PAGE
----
Artificial Intelligence (AI), the ability of a machine or a computer program to think and learn like a human, for decades was more fiction than reality. But today it’s impacting nearly every industry – from agriculture to manufacturing, healthcare, fintech and insurance, cyber security, retail, travel, sports, logistics, marketing and more. And the global race is on to take the lead in AI. In fact, China las t summer unveiled its plan to become the world leader in AI and create an industry worth $150 billion to its economy by 2030. Technologists here see this as a direct challenge to America’s lead in arguably the most important tech research to come along in decades.
We’re already using AI, interacting with technology in new ways – from giving voice commands to washer-dryers to playing advanced gesture-controlled video games. What does the future hold? Here are a few trends to mull over, some in the near future, some down the road:
- Consumers will become even more comfortable with voice-based interfaces (Amazon’s Echo, Google Home, Apple’s Airpod), as smart assistants become integrated into computers, smartphones and even televisions.
- Robots will be doing more of the heavy lifting with human workers taking over high-end jobs including robot maintenance and operation. This means warehouses and logistics will become more efficient. Amazon already uses over 100,000 robots in various warehouses, but at the same time the company is creating thousands of new jobs for humans in its new fulfillment centers.
- AI is giving surveillance cameras digital brains to match their eyes, letting them analyze live video with no humans necessary. This could be good news for public safety, assisting police and first responders to better spot crimes and accidents; what’s more, these brains have a range of scientific and industrial applications. However, it also raises serious questions about the future of privacy.
- Experts predict that, within the next decade, AI will outperform humans in relatively simple tasks such as translating languages, writing school essays, and driving trucks. More complicated tasks like writing a bestselling book or working as a surgeon, however, will take machines much more time to learn. AI is expected to master these two skills by 2049 and 2053 accordingly. Brands like USA Today, CBS and Hearst are already using AI technology to generate content.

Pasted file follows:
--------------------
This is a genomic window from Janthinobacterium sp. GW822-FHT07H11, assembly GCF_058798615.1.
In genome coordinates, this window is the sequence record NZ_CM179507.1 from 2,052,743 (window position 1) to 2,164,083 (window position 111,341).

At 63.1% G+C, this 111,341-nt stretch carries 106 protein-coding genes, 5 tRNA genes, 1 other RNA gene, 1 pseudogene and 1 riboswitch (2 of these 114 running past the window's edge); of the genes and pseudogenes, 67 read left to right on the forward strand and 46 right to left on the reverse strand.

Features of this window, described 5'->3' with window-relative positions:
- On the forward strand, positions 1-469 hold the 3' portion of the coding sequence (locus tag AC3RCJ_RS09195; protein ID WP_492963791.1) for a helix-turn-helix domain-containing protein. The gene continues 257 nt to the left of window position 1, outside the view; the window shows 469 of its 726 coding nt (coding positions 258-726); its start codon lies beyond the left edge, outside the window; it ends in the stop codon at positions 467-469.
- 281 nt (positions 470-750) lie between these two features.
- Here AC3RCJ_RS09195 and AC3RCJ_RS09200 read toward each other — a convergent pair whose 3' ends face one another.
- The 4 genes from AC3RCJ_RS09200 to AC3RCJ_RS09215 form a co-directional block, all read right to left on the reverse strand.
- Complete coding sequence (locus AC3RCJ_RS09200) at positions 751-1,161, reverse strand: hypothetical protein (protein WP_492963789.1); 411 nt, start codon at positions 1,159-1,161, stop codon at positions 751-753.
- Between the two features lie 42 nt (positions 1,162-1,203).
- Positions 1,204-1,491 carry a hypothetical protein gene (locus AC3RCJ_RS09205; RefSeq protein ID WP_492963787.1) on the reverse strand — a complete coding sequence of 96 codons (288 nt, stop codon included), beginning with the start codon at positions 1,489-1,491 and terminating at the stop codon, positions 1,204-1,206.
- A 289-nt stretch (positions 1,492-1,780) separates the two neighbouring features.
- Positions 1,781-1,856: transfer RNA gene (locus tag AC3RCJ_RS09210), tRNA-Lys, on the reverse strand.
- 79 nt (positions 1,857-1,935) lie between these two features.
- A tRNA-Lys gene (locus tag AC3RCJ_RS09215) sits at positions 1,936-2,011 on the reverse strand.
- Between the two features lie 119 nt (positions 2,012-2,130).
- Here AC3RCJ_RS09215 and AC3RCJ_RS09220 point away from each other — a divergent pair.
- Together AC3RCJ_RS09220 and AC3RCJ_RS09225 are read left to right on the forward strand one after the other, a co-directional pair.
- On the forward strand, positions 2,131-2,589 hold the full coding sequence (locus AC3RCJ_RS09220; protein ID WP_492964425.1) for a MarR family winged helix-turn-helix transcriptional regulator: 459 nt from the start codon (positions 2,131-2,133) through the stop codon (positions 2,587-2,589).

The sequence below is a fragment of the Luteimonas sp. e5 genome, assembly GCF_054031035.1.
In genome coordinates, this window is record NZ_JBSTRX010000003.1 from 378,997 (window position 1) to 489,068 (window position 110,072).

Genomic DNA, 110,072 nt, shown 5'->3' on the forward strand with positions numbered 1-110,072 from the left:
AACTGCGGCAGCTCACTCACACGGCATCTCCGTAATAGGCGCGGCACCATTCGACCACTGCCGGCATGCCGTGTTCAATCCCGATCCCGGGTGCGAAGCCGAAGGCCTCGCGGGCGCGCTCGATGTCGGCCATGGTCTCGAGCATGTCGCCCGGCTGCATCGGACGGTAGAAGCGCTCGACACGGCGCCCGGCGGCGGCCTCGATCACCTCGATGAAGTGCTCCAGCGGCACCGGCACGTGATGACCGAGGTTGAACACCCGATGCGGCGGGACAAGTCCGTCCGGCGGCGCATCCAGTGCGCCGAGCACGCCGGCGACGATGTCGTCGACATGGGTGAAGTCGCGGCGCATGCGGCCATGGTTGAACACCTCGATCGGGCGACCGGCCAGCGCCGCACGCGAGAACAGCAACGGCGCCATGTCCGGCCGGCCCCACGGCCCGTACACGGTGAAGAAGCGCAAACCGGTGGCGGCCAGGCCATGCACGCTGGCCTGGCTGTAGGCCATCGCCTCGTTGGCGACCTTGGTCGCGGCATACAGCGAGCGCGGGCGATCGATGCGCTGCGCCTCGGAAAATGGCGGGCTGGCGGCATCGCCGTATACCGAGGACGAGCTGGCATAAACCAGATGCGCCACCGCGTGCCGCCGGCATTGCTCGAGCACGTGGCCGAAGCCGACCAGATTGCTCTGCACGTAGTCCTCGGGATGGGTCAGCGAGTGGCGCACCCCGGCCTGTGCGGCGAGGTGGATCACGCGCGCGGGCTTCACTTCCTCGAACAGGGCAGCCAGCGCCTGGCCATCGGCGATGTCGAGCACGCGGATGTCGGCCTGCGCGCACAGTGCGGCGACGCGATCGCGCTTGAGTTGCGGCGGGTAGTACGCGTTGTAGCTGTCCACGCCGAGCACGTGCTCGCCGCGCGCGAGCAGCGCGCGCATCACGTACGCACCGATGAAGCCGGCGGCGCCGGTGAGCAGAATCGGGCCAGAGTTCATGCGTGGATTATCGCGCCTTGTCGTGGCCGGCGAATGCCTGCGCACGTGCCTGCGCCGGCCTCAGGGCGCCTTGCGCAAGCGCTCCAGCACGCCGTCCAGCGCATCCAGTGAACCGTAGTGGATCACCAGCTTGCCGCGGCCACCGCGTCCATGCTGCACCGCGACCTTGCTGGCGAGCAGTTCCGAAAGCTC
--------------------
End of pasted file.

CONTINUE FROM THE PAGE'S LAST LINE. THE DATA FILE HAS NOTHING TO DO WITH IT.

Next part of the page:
- The Defense Advanced Research Project Agency (DARPA) is working with a company to develop a series of robots designed for “disaster relief,” though the technology could be used in a combat role as well.
On the marketing front, which is in our wheelhouse, marketers are looking at how AI can help social media advertisers, such as ways to enhance business intelligence, marketing research and forecasting accuracy; generate leads and acquire customers; enrich the customer experience with AI-enhanced call center technology, bots and virtual digital assistants, smarter search interfaces and recommender systems that help with different types of customer support; and content creation and dynamic creative to generate on-demand ads, articles, summaries, promotional materials, etc.
The Bottom Line on AI
A survey conducted in late 2017 of senior executives across all industry sectors on the role of AI revealed some interesting takeaways (Marketing Professionals):
- 64% say AI will eventually allow staff to perform more varied roles by enabling employees to find solutions to problems that would previously have been referred up the chain of command
- 79% say it will be standard practice to use AI to schedule/coordinate work within five years
- 76% say AI will be used as part of quality control within the next five years
- 70% of executives expect robotic (AI-driven) automation to principally replace or support human workers in administrative roles within 20 years, with some 41% expecting robotic automation to principally replace or support human workers in customer-facing roles within 20 years.
How are you using AI to impact your industry?